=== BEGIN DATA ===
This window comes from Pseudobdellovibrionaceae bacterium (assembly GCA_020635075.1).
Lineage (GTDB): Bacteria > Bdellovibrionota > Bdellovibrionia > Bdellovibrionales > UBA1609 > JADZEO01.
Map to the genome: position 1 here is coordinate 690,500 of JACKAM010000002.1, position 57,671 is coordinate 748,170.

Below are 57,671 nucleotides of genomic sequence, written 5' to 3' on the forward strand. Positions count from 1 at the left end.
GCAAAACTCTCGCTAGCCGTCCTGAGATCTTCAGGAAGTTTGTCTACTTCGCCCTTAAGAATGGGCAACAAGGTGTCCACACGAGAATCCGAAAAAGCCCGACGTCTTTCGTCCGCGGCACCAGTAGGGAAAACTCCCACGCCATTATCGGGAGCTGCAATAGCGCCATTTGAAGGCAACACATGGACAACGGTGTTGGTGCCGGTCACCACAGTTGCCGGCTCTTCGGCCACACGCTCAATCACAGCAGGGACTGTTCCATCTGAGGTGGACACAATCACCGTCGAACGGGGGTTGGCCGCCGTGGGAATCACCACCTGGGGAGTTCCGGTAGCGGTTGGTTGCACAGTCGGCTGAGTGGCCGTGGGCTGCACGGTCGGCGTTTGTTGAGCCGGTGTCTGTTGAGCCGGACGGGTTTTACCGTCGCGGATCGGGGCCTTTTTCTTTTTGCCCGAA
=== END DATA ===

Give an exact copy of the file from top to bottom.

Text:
This window comes from Pseudobdellovibrionaceae bacterium (assembly GCA_020635075.1).
Lineage (GTDB): Bacteria > Bdellovibrionota > Bdellovibrionia > Bdellovibrionales > UBA1609 > JADZEO01.
Map to the genome: position 1 here is coordinate 690,500 of JACKAM010000002.1, position 57,671 is coordinate 748,170.

Below are 57,671 nucleotides of genomic sequence, written 5' to 3' on the forward strand. Positions count from 1 at the left end.
GCAAAACTCTCGCTAGCCGTCCTGAGATCTTCAGGAAGTTTGTCTACTTCGCCCTTAAGAATGGGCAACAAGGTGTCCACACGAGAATCCGAAAAAGCCCGACGTCTTTCGTCCGCGGCACCAGTAGGGAAAACTCCCACGCCATTATCGGGAGCTGCAATAGCGCCATTTGAAGGCAACACATGGACAACGGTGTTGGTGCCGGTCACCACAGTTGCCGGCTCTTCGGCCACACGCTCAATCACAGCAGGGACTGTTCCATCTGAGGTGGACACAATCACCGTCGAACGGGGGTTGGCCGCCGTGGGAATCACCACCTGGGGAGTTCCGGTAGCGGTTGGTTGCACAGTCGGCTGAGTGGCCGTGGGCTGCACGGTCGGCGTTTGTTGAGCCGGTGTCTGTTGAGCCGGACGGGTTTTACCGTCGCGGATCGGGGCCTTTTTCTTTTTGCCCGAA